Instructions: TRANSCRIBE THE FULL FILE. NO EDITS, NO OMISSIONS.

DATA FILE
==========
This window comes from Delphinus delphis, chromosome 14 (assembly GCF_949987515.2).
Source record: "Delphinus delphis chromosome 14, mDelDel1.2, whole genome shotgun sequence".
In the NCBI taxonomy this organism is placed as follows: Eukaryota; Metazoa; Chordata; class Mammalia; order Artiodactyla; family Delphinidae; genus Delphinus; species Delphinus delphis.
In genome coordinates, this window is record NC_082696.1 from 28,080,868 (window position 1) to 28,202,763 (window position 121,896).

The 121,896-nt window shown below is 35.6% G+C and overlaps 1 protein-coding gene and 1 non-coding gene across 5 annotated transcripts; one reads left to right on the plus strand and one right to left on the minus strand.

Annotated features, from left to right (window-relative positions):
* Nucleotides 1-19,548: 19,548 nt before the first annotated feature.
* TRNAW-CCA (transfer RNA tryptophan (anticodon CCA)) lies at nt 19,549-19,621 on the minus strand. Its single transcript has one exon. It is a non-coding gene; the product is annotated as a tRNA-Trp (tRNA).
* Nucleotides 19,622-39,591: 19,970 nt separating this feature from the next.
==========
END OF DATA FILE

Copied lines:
This window comes from Delphinus delphis, chromosome 14 (assembly GCF_949987515.2).
Source record: "Delphinus delphis chromosome 14, mDelDel1.2, whole genome shotgun sequence".
In the NCBI taxonomy this organism is placed as follows: Eukaryota; Metazoa; Chordata; class Mammalia; order Artiodactyla; family Delphinidae; genus Delphinus; species Delphinus delphis.
In genome coordinates, this window is record NC_082696.1 from 28,080,868 (window position 1) to 28,202,763 (window position 121,896).

The 121,896-nt window shown below is 35.6% G+C and overlaps 1 protein-coding gene and 1 non-coding gene across 5 annotated transcripts; one reads left to right on the plus strand and one right to left on the minus strand.

Annotated features, from left to right (window-relative positions):
* Nucleotides 1-19,548: 19,548 nt before the first annotated feature.
* TRNAW-CCA (transfer RNA tryptophan (anticodon CCA)) lies at nt 19,549-19,621 on the minus strand. Its single transcript has one exon. It is a non-coding gene; the product is annotated as a tRNA-Trp (tRNA).
* Nucleotides 19,622-39,591: 19,970 nt separating this feature from the next.